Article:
September 17, 2020

Garnett Daymon Smith was born on April 2, 1966, in Manchester, Jamaica. He showed an early interest in music and before he reached his teens had made his debut as a “toaster,” or deejay who accompanied pre-recorded tracks in dancehalls and nightclubs. Unlike many toasters, who specialized in boastful raps or challenges to other performers, Garnett—who took the name Little Bimbo—often incorporated spiritual and social themes in his lyrics. The teenager appeared with a number of notable sound system crews during the 1980s, including Soul Remembrance, Stereophonic, Pepper’s Disco, and Destiny Outernational. As Little Bimbo, Smith recorded several singles in the mid-1980s, although most of them were not immediately released. His first recorded track was 1985’s “Ram Dance Master,” although it was “Problems Everywhere,”made with producer Delroy Collins, that was his first single release in 1987. Among the numerous other recordings Smith made in the late 1980s was “No Disrespect,” a single made with Sugar Minott. By this time he had started to develop his talents as a singer. A live album he made with Tony Rebel in 1989 (but not released until 1994 under his later stage name, Garnett Silk), Tony Rebel Meets Garnett Silk in a Dancehall Conference, had Smith both toasting and singing on various tracks.

The late 1980s also witnessed a change in Smith’s spiritual identity. Encouraged by his friend Tony Rebel, Smith began to study Rastafari, a religion practiced by 10 to 15 percent of Jamaica’s population that encourages perseverance against oppression; adherents sometimes use marijuana to help them invoke the Spirit of Jah (God). Collective Rastafari events, called grounations, also use music and drumming in ceremonial fashion. Perhaps the most famous Rastafarian was reggae legend Bob Marley, who often referred to the religion’s message of salvation in his music. After converting to Rastafari and starting to perform as a singer instead of a toaster, Garnett started to earn comparisons to Marley, in part because of the cultural and spiritual message in his lyrics. He also changed his stage name around 1990 to Garnett Silk, the new surname in reference to his smooth, tenor vocals.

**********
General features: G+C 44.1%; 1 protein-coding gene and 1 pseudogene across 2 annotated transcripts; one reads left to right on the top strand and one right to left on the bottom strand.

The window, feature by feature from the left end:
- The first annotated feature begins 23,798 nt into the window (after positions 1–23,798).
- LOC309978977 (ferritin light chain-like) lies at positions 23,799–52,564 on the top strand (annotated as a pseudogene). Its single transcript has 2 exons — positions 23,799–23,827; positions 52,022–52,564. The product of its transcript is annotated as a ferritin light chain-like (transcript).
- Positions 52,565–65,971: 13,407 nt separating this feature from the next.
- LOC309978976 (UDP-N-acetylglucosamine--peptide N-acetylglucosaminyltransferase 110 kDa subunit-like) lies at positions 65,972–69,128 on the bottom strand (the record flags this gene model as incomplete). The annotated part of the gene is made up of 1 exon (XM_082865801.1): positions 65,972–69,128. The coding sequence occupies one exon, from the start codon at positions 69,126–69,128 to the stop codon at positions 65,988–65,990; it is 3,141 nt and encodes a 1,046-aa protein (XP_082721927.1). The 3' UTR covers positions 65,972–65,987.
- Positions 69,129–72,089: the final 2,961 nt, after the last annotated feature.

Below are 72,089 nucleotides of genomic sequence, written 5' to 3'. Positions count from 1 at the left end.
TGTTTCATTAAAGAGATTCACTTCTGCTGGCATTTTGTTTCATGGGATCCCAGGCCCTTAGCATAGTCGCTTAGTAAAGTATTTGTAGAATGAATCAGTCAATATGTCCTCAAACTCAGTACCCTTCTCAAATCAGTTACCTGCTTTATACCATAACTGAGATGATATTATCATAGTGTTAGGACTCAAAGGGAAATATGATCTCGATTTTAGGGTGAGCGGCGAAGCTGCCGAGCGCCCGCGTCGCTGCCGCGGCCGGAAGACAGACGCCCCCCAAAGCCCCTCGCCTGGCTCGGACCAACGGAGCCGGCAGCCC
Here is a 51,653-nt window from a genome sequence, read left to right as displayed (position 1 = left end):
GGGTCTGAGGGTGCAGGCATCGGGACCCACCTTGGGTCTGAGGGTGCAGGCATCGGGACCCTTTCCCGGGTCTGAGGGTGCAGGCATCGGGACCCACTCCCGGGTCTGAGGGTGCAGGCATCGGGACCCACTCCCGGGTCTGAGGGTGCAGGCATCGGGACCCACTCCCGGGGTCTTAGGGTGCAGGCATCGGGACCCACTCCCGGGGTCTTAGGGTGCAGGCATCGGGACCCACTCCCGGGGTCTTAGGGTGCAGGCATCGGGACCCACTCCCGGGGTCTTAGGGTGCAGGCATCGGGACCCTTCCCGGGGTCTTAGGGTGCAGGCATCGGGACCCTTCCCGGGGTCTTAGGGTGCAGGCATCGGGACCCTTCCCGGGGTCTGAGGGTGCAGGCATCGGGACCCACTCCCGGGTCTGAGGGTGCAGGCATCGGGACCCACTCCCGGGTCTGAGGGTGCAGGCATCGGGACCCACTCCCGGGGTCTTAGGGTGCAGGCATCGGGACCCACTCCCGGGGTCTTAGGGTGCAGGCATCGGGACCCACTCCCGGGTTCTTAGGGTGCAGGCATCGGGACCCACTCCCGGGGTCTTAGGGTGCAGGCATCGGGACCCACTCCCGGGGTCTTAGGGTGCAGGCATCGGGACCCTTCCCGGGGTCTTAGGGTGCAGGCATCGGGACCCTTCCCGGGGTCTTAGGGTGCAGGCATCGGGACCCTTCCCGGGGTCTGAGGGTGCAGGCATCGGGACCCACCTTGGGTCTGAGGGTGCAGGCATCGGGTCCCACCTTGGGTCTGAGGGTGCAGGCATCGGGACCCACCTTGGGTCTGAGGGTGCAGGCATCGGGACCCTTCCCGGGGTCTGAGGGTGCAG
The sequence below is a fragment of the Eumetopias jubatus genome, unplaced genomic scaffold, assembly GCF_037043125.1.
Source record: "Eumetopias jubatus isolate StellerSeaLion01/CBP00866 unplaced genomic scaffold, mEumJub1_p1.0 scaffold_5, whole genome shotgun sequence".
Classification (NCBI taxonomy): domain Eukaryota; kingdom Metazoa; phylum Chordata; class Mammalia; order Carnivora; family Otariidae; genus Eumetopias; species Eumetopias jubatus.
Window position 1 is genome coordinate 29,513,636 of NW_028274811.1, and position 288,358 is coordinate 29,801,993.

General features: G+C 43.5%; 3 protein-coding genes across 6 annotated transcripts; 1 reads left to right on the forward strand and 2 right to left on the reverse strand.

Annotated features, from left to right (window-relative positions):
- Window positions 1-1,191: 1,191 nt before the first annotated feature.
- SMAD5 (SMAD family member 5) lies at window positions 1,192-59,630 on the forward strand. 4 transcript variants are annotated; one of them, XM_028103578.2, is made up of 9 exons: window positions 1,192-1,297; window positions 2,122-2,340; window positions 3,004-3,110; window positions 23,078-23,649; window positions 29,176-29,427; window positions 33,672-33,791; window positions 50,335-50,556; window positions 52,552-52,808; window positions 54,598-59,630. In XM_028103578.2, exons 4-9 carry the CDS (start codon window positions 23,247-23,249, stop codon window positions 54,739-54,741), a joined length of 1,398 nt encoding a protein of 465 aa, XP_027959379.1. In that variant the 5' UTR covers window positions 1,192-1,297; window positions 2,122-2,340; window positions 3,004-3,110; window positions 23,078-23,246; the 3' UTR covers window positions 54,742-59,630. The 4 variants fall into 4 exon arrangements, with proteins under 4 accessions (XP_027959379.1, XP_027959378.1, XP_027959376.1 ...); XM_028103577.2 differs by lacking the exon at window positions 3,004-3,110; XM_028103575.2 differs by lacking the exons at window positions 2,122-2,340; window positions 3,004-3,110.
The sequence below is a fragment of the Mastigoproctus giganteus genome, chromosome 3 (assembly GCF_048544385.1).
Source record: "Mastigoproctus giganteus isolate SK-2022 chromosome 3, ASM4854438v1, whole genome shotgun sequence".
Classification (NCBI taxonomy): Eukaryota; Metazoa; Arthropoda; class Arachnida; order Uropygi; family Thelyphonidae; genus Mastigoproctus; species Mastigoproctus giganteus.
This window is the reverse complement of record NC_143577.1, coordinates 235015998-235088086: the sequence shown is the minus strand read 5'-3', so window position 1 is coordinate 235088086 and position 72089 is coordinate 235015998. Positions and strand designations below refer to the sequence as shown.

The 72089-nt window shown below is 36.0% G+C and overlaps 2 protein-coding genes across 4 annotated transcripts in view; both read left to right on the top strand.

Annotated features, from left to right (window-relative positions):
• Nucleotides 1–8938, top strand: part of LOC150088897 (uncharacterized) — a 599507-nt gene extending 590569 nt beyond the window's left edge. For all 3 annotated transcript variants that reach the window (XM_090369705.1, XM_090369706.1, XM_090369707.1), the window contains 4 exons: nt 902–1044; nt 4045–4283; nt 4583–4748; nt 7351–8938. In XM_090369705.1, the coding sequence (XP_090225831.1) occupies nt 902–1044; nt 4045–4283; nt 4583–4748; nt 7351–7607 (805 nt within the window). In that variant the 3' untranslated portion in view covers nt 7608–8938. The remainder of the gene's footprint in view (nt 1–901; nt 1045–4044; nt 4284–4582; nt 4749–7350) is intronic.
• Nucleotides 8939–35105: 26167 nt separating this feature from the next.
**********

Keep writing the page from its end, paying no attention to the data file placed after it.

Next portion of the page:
Garnett had a two-year recording contract with Jamaican producers Steely and Clevie from 1990-92, but the deal spawned only one single, “We Can Be Together,” a duet with singer Chevelle Franklin. Silk then recorded several singles with producer Courtney Cole, who owned the Roof International label. A cover version of Johnny Nash’s 1970s “I Can See Clearly Now” became his breakthrough success on the Jamaican charts, and two other singles, “Mama”and “Seven Spanish Angels,” also did well on the local charts. He was a Rastafarian who sang about God, and his songs such as “Zion in a Vision”, “Kingly Character” and “Love Is the Answer” celebrate the true love of the Almighty. 

Now an up-and-coming reggae star, he went into the studio with producer Bobby Digital to record his first album, It’s Growing, released late in 1992. According to Steve Barrow and Peter Dalton in their 1997 book Reggae: The Rough Guide, “The release of this set, together with a swing back to cultural lyrics by deejays like Buju [Banton] and Capleton, marked a turning point in dancehall: he sang of both ‘culture’ and romance in a smooth tone that befitted his name change, but in a style that bore the mark of the previous ten years of Jamaican music.”